SIMPLE IRAs are salary reduction transactions and employees choose to defer a pretax percentage of compensation each pay period into this plan. Employers contribute the salary deferral, along with a matching amount, on behalf of the employee into the account. Contributions and earnings in these plans are not taxed until the time of distribution. Yearly contributions can be made in amounts of up to $12,500 (+ $3,000 if 50 and over) with up to 3 percent of an employer’s match.
Consider a self-directed SIMPLE IRA if:
- You have a company with less than 100 employees.
- You want plan with low start-up and administrative costs.
- You want you and your employees to have an easy way to contribute toward retirement using convenient payroll deductions.
- You need to reduce business taxes.
- You would like flexibility in how much to contribute to the employees’ plans.
Individual 401(k) Plans
This is a profit-sharing plan with a 401(k) option, but is less complicated and not as costly as a traditional 401(k). The biggest potential benefits are gained by one-person businesses earning between $51,000 and $165,000 per year.
Businesses that can establish these retirement plans include corporations, partnerships, and sole proprietorships. If you have no employees or if you are a business where you and your spouse are the only employees with compensation in excess of $100,000—this may be just the plan for you. However, note that these plans do not have provisions for common-law spouses.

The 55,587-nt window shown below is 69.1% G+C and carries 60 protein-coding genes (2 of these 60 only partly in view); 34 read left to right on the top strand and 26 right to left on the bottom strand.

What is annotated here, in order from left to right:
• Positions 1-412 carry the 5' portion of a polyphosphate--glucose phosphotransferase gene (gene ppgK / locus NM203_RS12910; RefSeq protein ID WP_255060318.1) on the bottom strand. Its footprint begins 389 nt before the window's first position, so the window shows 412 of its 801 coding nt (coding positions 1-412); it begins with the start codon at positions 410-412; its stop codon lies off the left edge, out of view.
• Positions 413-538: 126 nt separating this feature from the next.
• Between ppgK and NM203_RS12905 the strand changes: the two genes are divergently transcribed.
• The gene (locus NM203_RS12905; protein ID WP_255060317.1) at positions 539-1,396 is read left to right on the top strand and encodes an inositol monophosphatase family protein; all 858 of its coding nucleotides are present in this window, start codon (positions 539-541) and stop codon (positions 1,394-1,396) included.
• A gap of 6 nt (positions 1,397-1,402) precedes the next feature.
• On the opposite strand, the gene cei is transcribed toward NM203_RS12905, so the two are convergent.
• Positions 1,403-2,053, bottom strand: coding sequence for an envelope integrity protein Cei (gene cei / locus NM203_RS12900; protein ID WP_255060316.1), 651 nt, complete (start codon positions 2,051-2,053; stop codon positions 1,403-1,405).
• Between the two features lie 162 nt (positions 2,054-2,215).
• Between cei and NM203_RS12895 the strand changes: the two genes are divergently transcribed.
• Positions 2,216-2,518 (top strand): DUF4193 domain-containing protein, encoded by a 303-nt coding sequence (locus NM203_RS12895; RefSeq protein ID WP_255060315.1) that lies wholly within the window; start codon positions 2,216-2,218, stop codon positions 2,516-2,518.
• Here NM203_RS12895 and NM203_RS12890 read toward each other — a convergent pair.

Consider an individual(k) retirement account if:
- You are a sole proprietor with no employees other than your spouse or partner(s).
- The plan trustee and administrator of the plan is simply the business owner, their spouse or a partner. A third-party administrator is acceptable if desired.
- You desire the largest potential contribution for a business without employees.
- You want the ability to borrow from your plan.
Hopefully, after learning the different plans available, you are more equipped to begin forming a plan on how you can save for retirement. We cannot impress how critical doing so is—and every dime you are able to save helps.
As a self-directed plan administrator serving clients across the nation, Advanta IRA is committed to educating individuals on how self-direction works, and the investing opportunities that alternative assets present. We often hold free webinars and seminars for this purpose. Please visit our event calendar for dates, times, and subjects that interest you.
If you have questions about this article or would like to learn more about self-directed retirement plans, please contact us.